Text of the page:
By Paula Bowden
Filters. They’ve pretty much been around since the dawn of social media. Whether it’s a touch of sepia tone or the much loved dog-ears filter, you’d be hard pressed to find a social media user that hasn’t used a filter at some point. However, while the primitive filters of the past have simply changed the brightness and tone of an image, today’s filters offer users the opportunity to change their face shape, lengthen their legs and even make themselves appear slimmer, no tricky software required.
For many, filters are still a simple bit of fun but for some users, they offer up a dangerous comparison, and can have damaging effects on self-esteem, leading to a warped self-perception.
In 2018, Dr. Tijion Esho, coined the phrase “selfie dysmorphia” – the phenomenon of people requesting cosmetic procedures to resemble their filtered social media image. While previously, Dr. Esho and his counterparts were used to clients presenting pictures of celebrities for inspiration, a growing number of people are now taking their own selfies to the cosmetic surgeon and looking to make their own filtered images a reality.
While one may laugh at the initial absurdity of this idea, Mellissa McKeon (24) said her decision to get lip and cheek fillers four years ago was largely based on a desire to look more like her online presence in real life.
“When I was 20, I went on a date with a guy who I had met online and he basically flat out told me that I didn’t look like my social media pictures. He played it off as a joke, but it devastated me and made me completely question the way I looked and my confidence.
“when an app gives you that opportunity to change the thing about yourself that you hate, well I obviously jumped at the chance”
“I think from a young age I’ve always had confidence issues and my lips were always something I was really self-conscious about, I’ve always felt they were flat and just unattractive. So naturally, when an app gives you that opportunity to change the thing about yourself that you hate, well I obviously jumped at the chance, but I took it a step further and tried to create that look in real life.
“I will say, looking back at all my pictures from my very early 20s and the fact that they look nothing like me. It makes me sad to look back because I was so unhappy.”
With little or no self-esteem and a severe hatred of her own body, Melissa spent three months receiving treatment for body-dysmorphia and depression, learning how to change the obsessively negative way she thought about her appearance.
“It’s not like you’re ever completely cured,” said Melissa. “But I do treat myself better now, I’m kinder to myself and I don’t use social media as much which helps.”
Last month the social media giant, Instagram, announced a ban on so-called plastic surgery filters from their platform as they look at reviewing the terms of their wellbeing policy.
One of the filters in question, dubbed fix me, mapped out lines on the users face giving indication of where a plastic surgeon might nip and tuck to create the perfect face, while another filter plastica gave users inflated lips and higher cheek bones, showing them what they might look like if they went under the knife.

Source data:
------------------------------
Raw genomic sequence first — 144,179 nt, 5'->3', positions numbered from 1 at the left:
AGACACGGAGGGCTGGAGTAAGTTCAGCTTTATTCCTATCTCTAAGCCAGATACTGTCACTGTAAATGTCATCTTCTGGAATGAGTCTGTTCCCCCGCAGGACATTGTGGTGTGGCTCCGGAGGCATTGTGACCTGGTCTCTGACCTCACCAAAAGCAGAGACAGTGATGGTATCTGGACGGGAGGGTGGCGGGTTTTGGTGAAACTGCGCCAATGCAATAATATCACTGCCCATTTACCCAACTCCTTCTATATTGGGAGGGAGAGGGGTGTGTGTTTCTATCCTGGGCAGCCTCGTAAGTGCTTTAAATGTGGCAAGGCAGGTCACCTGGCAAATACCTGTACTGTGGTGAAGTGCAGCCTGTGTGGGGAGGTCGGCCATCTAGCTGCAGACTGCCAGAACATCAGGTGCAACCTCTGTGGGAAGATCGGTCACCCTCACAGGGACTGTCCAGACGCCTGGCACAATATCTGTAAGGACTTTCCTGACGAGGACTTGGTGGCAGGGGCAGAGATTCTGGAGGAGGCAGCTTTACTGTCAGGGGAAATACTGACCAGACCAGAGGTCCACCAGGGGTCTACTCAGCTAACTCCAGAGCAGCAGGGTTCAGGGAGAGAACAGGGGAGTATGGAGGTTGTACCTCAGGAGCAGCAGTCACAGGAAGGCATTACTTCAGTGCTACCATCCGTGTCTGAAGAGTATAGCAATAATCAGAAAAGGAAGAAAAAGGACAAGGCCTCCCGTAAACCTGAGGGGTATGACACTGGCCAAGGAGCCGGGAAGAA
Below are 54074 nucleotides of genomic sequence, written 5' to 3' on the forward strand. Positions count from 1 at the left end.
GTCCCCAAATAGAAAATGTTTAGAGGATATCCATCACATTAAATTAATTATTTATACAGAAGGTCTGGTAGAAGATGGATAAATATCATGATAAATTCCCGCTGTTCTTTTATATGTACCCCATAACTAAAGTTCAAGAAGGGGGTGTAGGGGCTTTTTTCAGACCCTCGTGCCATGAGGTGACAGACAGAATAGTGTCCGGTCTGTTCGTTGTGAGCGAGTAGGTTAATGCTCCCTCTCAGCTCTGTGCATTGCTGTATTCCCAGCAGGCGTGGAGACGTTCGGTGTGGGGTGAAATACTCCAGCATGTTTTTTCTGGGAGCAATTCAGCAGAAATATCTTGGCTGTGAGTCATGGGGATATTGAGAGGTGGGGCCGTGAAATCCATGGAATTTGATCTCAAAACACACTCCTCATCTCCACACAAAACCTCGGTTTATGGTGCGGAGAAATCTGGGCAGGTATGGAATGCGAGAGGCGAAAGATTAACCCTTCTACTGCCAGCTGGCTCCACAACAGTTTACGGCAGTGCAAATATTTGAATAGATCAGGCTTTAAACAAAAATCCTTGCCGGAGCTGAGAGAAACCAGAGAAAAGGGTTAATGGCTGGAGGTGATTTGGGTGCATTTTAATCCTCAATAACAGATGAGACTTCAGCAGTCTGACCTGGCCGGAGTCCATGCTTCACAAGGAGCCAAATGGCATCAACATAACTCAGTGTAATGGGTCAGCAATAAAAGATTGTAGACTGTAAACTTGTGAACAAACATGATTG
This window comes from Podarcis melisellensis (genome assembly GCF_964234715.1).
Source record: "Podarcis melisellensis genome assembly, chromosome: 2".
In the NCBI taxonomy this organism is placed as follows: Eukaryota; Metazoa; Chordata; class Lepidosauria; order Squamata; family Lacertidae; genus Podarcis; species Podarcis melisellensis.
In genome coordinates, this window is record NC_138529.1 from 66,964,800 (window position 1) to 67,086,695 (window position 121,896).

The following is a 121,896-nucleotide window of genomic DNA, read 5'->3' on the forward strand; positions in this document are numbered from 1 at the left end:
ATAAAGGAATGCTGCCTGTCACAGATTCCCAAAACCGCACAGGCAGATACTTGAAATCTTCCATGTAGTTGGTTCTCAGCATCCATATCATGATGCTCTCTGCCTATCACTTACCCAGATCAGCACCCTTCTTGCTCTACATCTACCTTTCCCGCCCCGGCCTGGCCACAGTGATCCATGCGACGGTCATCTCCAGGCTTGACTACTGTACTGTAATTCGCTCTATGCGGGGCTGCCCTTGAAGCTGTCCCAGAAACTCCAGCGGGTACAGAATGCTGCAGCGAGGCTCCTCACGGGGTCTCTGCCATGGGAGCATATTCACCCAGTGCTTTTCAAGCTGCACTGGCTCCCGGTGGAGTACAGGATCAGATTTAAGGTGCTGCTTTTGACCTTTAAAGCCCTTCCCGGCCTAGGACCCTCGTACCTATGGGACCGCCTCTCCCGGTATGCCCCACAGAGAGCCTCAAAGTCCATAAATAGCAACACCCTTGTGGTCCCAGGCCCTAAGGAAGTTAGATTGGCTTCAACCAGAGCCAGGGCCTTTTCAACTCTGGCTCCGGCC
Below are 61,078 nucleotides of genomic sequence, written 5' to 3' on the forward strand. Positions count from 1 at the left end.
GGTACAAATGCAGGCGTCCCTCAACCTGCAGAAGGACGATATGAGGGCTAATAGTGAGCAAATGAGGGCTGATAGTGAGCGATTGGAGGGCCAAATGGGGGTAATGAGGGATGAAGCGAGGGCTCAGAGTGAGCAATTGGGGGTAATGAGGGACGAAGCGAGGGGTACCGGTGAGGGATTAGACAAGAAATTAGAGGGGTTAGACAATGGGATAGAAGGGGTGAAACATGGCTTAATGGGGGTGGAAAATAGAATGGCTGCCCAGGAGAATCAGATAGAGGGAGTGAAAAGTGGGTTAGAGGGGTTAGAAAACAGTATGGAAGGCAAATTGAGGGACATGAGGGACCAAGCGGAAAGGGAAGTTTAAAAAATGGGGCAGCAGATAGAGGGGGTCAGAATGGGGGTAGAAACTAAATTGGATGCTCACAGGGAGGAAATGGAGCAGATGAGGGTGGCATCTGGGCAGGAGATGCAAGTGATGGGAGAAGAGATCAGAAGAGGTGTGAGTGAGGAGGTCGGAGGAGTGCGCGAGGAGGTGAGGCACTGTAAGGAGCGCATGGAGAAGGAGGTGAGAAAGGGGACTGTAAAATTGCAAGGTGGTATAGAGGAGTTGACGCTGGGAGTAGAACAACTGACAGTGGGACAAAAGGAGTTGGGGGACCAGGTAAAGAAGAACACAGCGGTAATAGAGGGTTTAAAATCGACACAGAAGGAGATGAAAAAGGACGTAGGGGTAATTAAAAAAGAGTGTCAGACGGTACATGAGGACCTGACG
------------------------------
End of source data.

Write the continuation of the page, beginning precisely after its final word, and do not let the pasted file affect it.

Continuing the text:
“We’re re-evaluating our policies – we want filters to be a positive experience for people”
In a statement, Instagram said: “We’re re-evaluating our policies – we want filters to be a positive experience for people.” They added that while they were re-evaluating their wellbeing policies they would be removing all effects from the gallery associated with plastic surgery and stopping any further approval of similar new effects as well as removing current effects that are reported to them.
Spark AR, the augmented reality platform that creates the filters, also released a statement on their Facebook which said: “We want Spark AR effects to be a positive experience and are re-evaluating our existing policies as they relate to well-being. While this happens we’re removing all effects associated with plastic surgery from the Instagram Effect Gallery.”
These changes follow on from a recent ban by Instagram on posts that make “miraculous” claims about weight loss and are linked to a commercial promotion.
As well as this, Instagram also said that it would begin hiding promotions for cosmetic surgery and other diet products from under 18s. The new policies will also be applied to Facebook, which owns Instagram.
Barry Murphy is communications officer for the eating disorder association of Ireland, Bodywhys. He spoke to thecity.ie about the role that social media can play when it comes to mental health.
He said: “I suppose one of the challenges around social media is that it can heighten that sense of comparison maybe that we didn’t have many years ago, where we took all of our social queues in an offline context or in a peer context and obviously social media has kind of shifted a lot of that over.
“It’s become 24 hours a day, seven days a week potentially, but is there a simple answer to what effect this is having? I don’t think any one study or piece of research could really give you a succinct answer on that.”
“There’s a lot of information coming out now that social media is not particularly detrimental to youth mental health”
Barry continues: “I think when we’re talking about young people and technology we always have to ensure that that conversation is constructive and nuanced. We also have to remember that social media has not replaced traditional risk factors such as bullying or trauma. Social media has not superseded traditional risk factors in any way, they are very much still core.
“There’s a lot of information coming out now that social media is not particularly detrimental to youth mental health,” said Barry. “It’s a little bit of a mixed picture.”